How I Used the Spotify Squad Health Check Model

The ‘Squad Health Check Model’ is an approach that visualises the ‘health’ of a team. It covers areas like teamwork, fun, easy to release, learning, the health of codebase. While discussing the different health indicators, the team builds up self-awareness about what’s working and what’s not. The broad selection of questions helps expand their perspective. Perhaps they were well aware of the code quality issues but hadn’t really thought about the customer value perspective, or how fast they learn. It also provides a balanced perspective, showing the good stuff as well as the pain points.

Read how Barry Overeem usde the Spotify Squad Health Check Model in this article:

Road to PSMIII

Sjoerd Nijland has written a nice series of blogposts about his road to PSMIII:

Definition of Scrum

Empiricism: Transparency

Empiricism: Inspection, Part One

Empiricism: Inspection, Part Two

Empiricism: Adaptation

Scrum Values

The Scrum Team

The Scrum Master

The Scrum Master’s responsibilities

The Product Owner

The Development Team

The Sprint

Sprint Cancellation

Scrum’s Artifacts

The Product Backlog


The Dark Side of the Scrum Guide

Sjoerd Nijland has written a great blogpost about his journey to PSMIII and the nuances in words from the Scrum Guide. Such as:

  • Framework, Methodology, Process, Techniques
  • Event, Meeting
  • Development
  • Done, “Done”, Ready, Shippable, Releasable
  • Self-organising
  • Facilitate, Serve
  • Visible, Open, Transparent, Accessible
  • Titles vs Roles and Multi-disciplinary vs Cross-functional.
  • When is a Sprint Backlog created? And is it considered output of a Sprint Backlog?
  • When does the Sprint Planning take place?

Read the complete post here:

Asking the right questions; how to help a Scrum Team switch from a technical to a functional Backlog

One of the biggest challenges for a Scrum Team is to switch from a technical to a functional perspective on their work. Christiaan Verwijs has developed a set of helpful questions that often trigger teams into a functional frame of mind.

  • Why is it important that we implement this?
  • What problem of stakeholders and/or end-users do we solve by doing this?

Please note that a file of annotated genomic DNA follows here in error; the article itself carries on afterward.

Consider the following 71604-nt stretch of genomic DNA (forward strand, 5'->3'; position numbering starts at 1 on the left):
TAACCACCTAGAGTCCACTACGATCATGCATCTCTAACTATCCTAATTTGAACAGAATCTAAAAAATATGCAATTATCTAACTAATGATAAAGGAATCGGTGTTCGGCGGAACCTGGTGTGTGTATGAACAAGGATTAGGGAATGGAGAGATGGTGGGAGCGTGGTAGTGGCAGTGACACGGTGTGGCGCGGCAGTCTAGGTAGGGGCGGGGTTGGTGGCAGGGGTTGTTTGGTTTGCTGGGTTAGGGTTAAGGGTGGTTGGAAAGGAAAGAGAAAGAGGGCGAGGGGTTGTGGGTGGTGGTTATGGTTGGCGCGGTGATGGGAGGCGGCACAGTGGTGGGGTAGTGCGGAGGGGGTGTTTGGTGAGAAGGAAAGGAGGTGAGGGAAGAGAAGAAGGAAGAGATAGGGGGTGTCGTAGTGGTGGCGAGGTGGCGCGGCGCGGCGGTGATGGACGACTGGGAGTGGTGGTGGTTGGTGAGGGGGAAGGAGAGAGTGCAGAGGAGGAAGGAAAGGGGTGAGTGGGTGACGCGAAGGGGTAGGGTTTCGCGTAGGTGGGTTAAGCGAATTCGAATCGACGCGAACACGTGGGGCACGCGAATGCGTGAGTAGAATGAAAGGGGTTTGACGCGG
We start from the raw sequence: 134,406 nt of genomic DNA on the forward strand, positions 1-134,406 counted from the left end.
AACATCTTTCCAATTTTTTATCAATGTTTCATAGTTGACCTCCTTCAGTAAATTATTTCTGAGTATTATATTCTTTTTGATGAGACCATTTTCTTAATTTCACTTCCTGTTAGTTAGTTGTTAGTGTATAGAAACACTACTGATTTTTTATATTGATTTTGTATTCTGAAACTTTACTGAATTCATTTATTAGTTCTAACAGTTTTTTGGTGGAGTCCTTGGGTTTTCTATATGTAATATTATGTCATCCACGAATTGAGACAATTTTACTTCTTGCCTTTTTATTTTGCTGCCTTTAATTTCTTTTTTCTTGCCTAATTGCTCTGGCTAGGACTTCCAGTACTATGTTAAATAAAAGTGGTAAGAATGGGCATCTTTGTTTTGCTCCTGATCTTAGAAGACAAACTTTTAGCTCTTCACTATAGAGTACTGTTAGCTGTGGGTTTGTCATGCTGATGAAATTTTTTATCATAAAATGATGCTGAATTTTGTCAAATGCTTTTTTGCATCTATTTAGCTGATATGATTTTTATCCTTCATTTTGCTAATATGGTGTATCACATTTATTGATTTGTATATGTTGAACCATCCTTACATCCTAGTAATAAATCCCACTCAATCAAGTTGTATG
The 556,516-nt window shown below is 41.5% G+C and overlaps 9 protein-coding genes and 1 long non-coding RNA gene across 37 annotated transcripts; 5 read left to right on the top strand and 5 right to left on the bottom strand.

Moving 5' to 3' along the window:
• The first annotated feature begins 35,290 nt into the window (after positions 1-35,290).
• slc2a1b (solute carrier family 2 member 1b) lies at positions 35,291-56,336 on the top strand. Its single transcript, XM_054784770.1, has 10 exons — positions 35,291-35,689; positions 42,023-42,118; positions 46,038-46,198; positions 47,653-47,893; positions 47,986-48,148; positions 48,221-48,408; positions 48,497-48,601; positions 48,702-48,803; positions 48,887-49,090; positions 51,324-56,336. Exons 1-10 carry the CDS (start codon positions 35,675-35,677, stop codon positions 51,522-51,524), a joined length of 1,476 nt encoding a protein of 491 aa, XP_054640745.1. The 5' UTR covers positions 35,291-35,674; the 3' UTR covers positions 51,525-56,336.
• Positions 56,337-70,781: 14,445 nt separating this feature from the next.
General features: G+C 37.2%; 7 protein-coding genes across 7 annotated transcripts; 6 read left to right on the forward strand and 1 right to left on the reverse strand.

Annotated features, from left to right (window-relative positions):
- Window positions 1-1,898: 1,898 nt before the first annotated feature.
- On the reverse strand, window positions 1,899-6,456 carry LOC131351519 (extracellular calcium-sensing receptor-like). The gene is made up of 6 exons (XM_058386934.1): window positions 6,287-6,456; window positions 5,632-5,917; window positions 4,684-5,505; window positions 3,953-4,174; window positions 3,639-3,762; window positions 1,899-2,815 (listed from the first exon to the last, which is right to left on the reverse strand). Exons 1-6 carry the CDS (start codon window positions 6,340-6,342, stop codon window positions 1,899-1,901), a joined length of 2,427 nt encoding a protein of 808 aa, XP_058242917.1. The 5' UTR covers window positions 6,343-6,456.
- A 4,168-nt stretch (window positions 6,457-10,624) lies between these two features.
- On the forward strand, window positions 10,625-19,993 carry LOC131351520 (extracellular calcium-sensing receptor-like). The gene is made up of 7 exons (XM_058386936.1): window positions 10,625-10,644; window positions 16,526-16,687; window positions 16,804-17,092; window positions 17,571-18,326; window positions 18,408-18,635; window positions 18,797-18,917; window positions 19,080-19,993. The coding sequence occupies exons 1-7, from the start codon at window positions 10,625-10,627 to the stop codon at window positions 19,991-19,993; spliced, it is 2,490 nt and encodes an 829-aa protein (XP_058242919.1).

• What personas benefit from this, and why? (given that you have personas)
  • How would sales explain the benefits of this to customers and/or users
  • What reasons would an end-user have to want this?
  • How would you explain this to a colleague who is not part of this project?
  • How would you explain this to your spouse, at home, after a hard of work?
  • What would you show during the review to demonstrate that this is working?
  • If you are a user, how would you test if this works?
  • What changes would a user notice after implementing this?
  • What stakeholders benefit from this, and why?
  • If we wouldn’t do this, what would end-users and or customers miss or be unable to do?
  • What compliment would a happy user of customer give after delivering this?
  • How would you explain this to a potential end-user?
  • What steps would you go through in the application to test if this works?
  • If we’d put this in release notes that will be read by end-users, how would we announce it?

Read the original article here:

Liberating Strategy

Liberating Strategy begins and ends with Liberating Structures (LS). They are simple rules that make it possible to include and engage every voice in shaping the future and strategy. LS can be used to not only create a different kind of strategy but also to transform the whole process of strategy-making.

Read the complete article by Keith McCandless and Johannes Schartau here:

The Reading List for Agile Newbies

Barry Overeem created a list of must-reads for agile newbies:

  • The Agile Manifesto
  • The Scrum Guide – Jeff Sutherland, Ken Schwaber
  • The Power of Scrum – Rini van Solingen
  • Scrum: A Pocket Guide – Gunther Verheyen
  • Succeeding with Agile – Mike Cohn
  • The Agile Samurai – Jonathan Rasmusson
  • The Five Dysfunctions of a Team – Patrick Lencioni
  • The Scrum Field Guide – Mitch Lacey
  • The Phoenix Project – Gene Kim, Kevin Behr, George Spafford
  • Kanban – David J. Anderson
  • Clean Code – Robert C. Martin

Read his complete blogpost here: